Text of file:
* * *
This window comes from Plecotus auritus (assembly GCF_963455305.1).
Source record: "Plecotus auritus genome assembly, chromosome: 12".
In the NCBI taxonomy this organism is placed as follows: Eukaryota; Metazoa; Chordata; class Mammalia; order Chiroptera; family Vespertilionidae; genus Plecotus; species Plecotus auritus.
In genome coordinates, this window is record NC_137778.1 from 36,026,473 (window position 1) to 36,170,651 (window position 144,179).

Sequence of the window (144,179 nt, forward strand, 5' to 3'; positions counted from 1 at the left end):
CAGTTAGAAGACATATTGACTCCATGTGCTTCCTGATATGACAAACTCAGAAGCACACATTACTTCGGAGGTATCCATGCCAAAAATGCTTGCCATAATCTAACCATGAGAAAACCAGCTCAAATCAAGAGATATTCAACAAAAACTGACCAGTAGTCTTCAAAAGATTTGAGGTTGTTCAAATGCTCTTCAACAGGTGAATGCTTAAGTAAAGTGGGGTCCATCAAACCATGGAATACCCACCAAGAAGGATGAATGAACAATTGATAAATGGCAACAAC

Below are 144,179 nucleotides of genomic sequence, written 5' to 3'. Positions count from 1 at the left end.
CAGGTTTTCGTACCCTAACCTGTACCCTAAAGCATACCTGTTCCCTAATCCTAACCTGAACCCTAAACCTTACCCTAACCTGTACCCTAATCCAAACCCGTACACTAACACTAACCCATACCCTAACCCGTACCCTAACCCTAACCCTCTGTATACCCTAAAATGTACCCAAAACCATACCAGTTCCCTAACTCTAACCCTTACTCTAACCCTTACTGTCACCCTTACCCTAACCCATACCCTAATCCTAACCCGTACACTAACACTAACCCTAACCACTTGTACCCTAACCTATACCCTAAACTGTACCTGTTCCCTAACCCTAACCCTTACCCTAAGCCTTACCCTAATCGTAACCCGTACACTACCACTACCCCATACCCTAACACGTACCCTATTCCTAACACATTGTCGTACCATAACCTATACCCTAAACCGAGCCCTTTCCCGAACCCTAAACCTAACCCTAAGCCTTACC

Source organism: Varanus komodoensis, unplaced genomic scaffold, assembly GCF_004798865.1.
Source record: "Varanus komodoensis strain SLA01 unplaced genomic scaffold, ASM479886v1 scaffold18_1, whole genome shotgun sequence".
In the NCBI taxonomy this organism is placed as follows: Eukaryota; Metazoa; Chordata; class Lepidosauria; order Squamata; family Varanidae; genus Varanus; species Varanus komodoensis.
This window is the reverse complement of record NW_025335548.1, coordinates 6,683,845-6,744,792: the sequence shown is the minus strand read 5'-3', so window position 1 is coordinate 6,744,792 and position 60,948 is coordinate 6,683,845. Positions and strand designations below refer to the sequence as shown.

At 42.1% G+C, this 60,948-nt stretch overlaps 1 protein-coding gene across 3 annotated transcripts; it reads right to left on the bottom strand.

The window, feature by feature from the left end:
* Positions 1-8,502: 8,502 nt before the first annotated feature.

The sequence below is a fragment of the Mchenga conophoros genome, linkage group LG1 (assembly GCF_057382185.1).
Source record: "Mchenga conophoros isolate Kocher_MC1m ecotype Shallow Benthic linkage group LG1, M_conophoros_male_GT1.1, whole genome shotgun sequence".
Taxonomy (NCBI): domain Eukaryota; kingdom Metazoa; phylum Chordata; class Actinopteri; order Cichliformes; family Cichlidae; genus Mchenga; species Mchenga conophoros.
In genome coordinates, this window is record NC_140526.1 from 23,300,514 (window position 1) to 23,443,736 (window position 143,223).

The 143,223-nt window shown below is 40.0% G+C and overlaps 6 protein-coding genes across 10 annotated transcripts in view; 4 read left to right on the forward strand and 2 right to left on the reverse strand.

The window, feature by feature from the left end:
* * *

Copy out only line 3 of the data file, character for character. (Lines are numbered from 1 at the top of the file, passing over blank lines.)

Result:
In the NCBI taxonomy this organism is placed as follows: Eukaryota; Metazoa; Chordata; class Mammalia; order Chiroptera; family Vespertilionidae; genus Plecotus; species Plecotus auritus.